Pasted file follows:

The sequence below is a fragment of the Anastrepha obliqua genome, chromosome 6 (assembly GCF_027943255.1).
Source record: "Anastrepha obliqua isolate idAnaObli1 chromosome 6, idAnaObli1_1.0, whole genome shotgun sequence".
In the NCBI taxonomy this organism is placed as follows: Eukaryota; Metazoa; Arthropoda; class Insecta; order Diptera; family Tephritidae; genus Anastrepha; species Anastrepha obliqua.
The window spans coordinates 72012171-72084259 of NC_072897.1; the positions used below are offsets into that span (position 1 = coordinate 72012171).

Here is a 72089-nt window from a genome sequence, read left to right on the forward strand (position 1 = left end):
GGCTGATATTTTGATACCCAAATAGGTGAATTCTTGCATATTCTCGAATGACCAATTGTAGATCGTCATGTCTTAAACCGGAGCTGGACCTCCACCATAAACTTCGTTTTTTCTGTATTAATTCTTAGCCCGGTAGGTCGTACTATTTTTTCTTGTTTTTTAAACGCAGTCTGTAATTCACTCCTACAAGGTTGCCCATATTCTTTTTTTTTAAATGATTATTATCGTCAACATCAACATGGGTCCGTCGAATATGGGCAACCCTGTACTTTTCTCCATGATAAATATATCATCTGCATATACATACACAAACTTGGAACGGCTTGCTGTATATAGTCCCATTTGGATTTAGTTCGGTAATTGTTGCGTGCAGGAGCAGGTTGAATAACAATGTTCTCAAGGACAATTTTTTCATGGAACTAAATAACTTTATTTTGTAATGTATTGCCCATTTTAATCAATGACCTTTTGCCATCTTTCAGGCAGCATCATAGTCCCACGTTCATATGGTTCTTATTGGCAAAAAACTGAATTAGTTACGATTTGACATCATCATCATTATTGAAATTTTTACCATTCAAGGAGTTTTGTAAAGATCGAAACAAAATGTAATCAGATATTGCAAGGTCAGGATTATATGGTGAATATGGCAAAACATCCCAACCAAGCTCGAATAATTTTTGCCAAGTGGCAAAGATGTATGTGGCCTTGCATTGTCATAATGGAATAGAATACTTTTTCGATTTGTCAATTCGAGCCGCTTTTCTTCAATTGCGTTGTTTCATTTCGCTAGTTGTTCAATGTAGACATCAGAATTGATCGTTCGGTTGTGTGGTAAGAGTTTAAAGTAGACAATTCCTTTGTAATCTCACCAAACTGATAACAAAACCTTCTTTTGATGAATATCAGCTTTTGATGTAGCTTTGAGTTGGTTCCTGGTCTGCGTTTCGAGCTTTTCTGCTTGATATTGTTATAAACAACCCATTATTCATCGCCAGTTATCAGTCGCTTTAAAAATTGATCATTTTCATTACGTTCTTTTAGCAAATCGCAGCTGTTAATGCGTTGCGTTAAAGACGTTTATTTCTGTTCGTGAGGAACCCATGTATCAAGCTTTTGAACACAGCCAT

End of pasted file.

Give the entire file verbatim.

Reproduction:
The sequence below is a fragment of the Anastrepha obliqua genome, chromosome 6 (assembly GCF_027943255.1).
Source record: "Anastrepha obliqua isolate idAnaObli1 chromosome 6, idAnaObli1_1.0, whole genome shotgun sequence".
In the NCBI taxonomy this organism is placed as follows: Eukaryota; Metazoa; Arthropoda; class Insecta; order Diptera; family Tephritidae; genus Anastrepha; species Anastrepha obliqua.
The window spans coordinates 72012171-72084259 of NC_072897.1; the positions used below are offsets into that span (position 1 = coordinate 72012171).

Here is a 72089-nt window from a genome sequence, read left to right on the forward strand (position 1 = left end):
GGCTGATATTTTGATACCCAAATAGGTGAATTCTTGCATATTCTCGAATGACCAATTGTAGATCGTCATGTCTTAAACCGGAGCTGGACCTCCACCATAAACTTCGTTTTTTCTGTATTAATTCTTAGCCCGGTAGGTCGTACTATTTTTTCTTGTTTTTTAAACGCAGTCTGTAATTCACTCCTACAAGGTTGCCCATATTCTTTTTTTTTAAATGATTATTATCGTCAACATCAACATGGGTCCGTCGAATATGGGCAACCCTGTACTTTTCTCCATGATAAATATATCATCTGCATATACATACACAAACTTGGAACGGCTTGCTGTATATAGTCCCATTTGGATTTAGTTCGGTAATTGTTGCGTGCAGGAGCAGGTTGAATAACAATGTTCTCAAGGACAATTTTTTCATGGAACTAAATAACTTTATTTTGTAATGTATTGCCCATTTTAATCAATGACCTTTTGCCATCTTTCAGGCAGCATCATAGTCCCACGTTCATATGGTTCTTATTGGCAAAAAACTGAATTAGTTACGATTTGACATCATCATCATTATTGAAATTTTTACCATTCAAGGAGTTTTGTAAAGATCGAAACAAAATGTAATCAGATATTGCAAGGTCAGGATTATATGGTGAATATGGCAAAACATCCCAACCAAGCTCGAATAATTTTTGCCAAGTGGCAAAGATGTATGTGGCCTTGCATTGTCATAATGGAATAGAATACTTTTTCGATTTGTCAATTCGAGCCGCTTTTCTTCAATTGCGTTGTTTCATTTCGCTAGTTGTTCAATGTAGACATCAGAATTGATCGTTCGGTTGTGTGGTAAGAGTTTAAAGTAGACAATTCCTTTGTAATCTCACCAAACTGATAACAAAACCTTCTTTTGATGAATATCAGCTTTTGATGTAGCTTTGAGTTGGTTCCTGGTCTGCGTTTCGAGCTTTTCTGCTTGATATTGTTATAAACAACCCATTATTCATCGCCAGTTATCAGTCGCTTTAAAAATTGATCATTTTCATTACGTTCTTTTAGCAAATCGCAGCTGTTAATGCGTTGCGTTAAAGACGTTTATTTCTGTTCGTGAGGAACCCATGTATCAAGCTTTTGAACACAGCCAT